Newsletter, July 2019
I know that I am late writing this when I begin to receive emails from some of you asking why they have not received my Newsletter! My sincere apologies. I have two excuses: the publication on 16th May of The House on the Edge of the Cliff took me off on a fabulous book tour in England, Ireland and Spain and this ate up the best part of a month. I was not back in France till mid-June by which time we were preparing for our summer party, which was to celebrate Michel’s special birthday. That was last weekend. The first guests arrived on the Thursday before the event and the last left on Tuesday. It was a great deal of hard work but it was also enormous fun. We had four birthday cakes – two for Saturday and two for Sunday. Also because we discovered that one of our guests was having a birthday that same weekend. A friend built us a temporary dance floor for the garden; we had badminton and basketball competitions. When induced to play, I came last so concentrated my energies on providing food and drink and hospitality. It was exceedingly hot so I was very relieved we had bought so many litres of mineral water and soft drinks. The rosé came later when it was cooler. We had guests from Finland, Berlin, Frankfurt, Kent, Surrey, Paris, Bordeaux, Taiwan, Ireland and other places I cannot call to mind right now. These are the kind of parties I love; when I turn my head and catch three or four different languages being spoken at the same table, and listening to friends speaking languages I wasn’t aware they speak.
These last few days, Michel and I have been clearing up. I seem to have been washing and folding bed linen for days! I enjoy the process of putting everything back together almost as much as the party itself. It gives me the opportunity to relive it all again.
So, now life is back on a calmer keel and I am spending long days at my desk preparing what lies ahead. The work to come. I am picking up the threads of the novel I was writing before I went away to begin the book tour and publicity for The House on the Edge of the Cliff. If you haven’t yet found an opportunity to read The House on the Edge of the Cliff, please do. The reviews are pretty amazing and I am thrilled by the feedback the book has been receiving. Wherever you live, bookdepository.com delivers worldwide for free.
You may have read how hot it has been here in France. We call it la canicule – an excessive heat-wave. The temps have reached as high as 37C where we are and even higher over in the west towards Spain. I was in Paris for a couple of brief visits during the worst of it and it really gave me a sense of how desperate the future will be if we don’t put a brake on our carbon dioxide emissions. Whenever possible, M and I are choosing to travel by train instead of flying or driving and we are installing a hybrid heating system and studying the most efficient ways to convert to solar energy. Wherever we find a spot, we plant an extra tree, add bushes, green the patches where nothing was growing. It all seems so insignificant compared to what needs to be done. Even so, if we each do all that we can …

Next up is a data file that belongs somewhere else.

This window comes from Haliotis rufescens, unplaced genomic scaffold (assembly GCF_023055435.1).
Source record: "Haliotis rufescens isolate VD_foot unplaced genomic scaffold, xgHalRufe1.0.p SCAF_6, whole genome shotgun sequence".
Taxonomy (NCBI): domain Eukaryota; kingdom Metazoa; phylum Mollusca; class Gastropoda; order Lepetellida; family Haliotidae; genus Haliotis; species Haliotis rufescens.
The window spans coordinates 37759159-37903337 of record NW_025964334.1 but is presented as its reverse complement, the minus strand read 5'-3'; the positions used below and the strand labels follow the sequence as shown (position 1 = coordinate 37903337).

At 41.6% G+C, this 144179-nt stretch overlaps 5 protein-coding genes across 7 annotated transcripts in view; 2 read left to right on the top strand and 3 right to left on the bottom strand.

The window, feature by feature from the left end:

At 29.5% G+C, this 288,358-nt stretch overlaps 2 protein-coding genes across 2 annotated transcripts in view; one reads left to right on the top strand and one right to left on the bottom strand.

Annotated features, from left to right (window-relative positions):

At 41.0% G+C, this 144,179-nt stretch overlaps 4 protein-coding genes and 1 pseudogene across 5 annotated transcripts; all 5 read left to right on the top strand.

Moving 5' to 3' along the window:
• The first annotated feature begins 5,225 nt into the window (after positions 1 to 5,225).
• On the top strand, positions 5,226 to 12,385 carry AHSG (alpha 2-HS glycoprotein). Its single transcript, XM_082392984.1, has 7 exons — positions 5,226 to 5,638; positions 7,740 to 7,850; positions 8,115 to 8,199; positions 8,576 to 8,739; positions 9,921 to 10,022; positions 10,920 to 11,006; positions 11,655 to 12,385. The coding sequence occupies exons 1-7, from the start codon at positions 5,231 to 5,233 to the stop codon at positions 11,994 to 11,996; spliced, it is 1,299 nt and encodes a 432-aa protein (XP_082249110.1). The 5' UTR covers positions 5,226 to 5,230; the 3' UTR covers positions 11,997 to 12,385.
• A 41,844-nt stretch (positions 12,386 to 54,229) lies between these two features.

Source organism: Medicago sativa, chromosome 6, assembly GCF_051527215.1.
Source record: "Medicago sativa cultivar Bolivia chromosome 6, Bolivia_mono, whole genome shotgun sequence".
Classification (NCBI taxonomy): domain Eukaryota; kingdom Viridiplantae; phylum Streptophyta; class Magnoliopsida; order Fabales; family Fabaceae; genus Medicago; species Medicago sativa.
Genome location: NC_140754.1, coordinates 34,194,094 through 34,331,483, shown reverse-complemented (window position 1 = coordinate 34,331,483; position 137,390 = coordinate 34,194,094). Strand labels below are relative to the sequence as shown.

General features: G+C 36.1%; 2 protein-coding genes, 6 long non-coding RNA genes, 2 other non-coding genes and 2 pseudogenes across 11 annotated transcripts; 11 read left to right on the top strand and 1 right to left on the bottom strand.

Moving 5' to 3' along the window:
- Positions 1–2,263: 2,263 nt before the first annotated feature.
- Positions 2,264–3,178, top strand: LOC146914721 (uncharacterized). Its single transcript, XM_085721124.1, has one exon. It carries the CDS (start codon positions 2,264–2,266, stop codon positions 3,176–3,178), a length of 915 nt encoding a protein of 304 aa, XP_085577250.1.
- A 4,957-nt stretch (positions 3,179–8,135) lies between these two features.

I have been spending time with lots of reading. This year, during my book tour, I attended Listowel Writer’s Week in the lovely heritage town of Listowel in County Kerry, Ireland. I was there to talk about my own book, to give a three-day workshop on Writing Memoir and also as a judge for the very prestigious Kerry Group Irish Novel of the Year Award with a prize of 15,000 euros. We were two judges: myself and fellow writer, Ian McGuire. We were sent, I think, fifty-one novels to read and choose from. Our first job was to narrow the choice down to a shortlist of five and then to pick the winner. I began reading the first of the books over Christmas and was reading nothing but submissions for the prize through to March when Ian and I discussed and settled upon our shortlist. It was a tough call. Three novels we more or less agreed upon without too much debate. The two others took some negotiation as we both had different ideas on which to include. I then re-read our chosen five. All in all, it was very time-consuming work, but it was rewarding and immense fun. I learned a great deal both about the art of novel writing and Ireland. Irish history, past and present. Huge thanks to the team at Listowel for offering me this opportunity. I even got to sit with Colm Tóibín, President of the Festival, at the award ceremony. He is such a hero of mine, I was completely tongue-tied, which is not ideal when you are about to make a speech!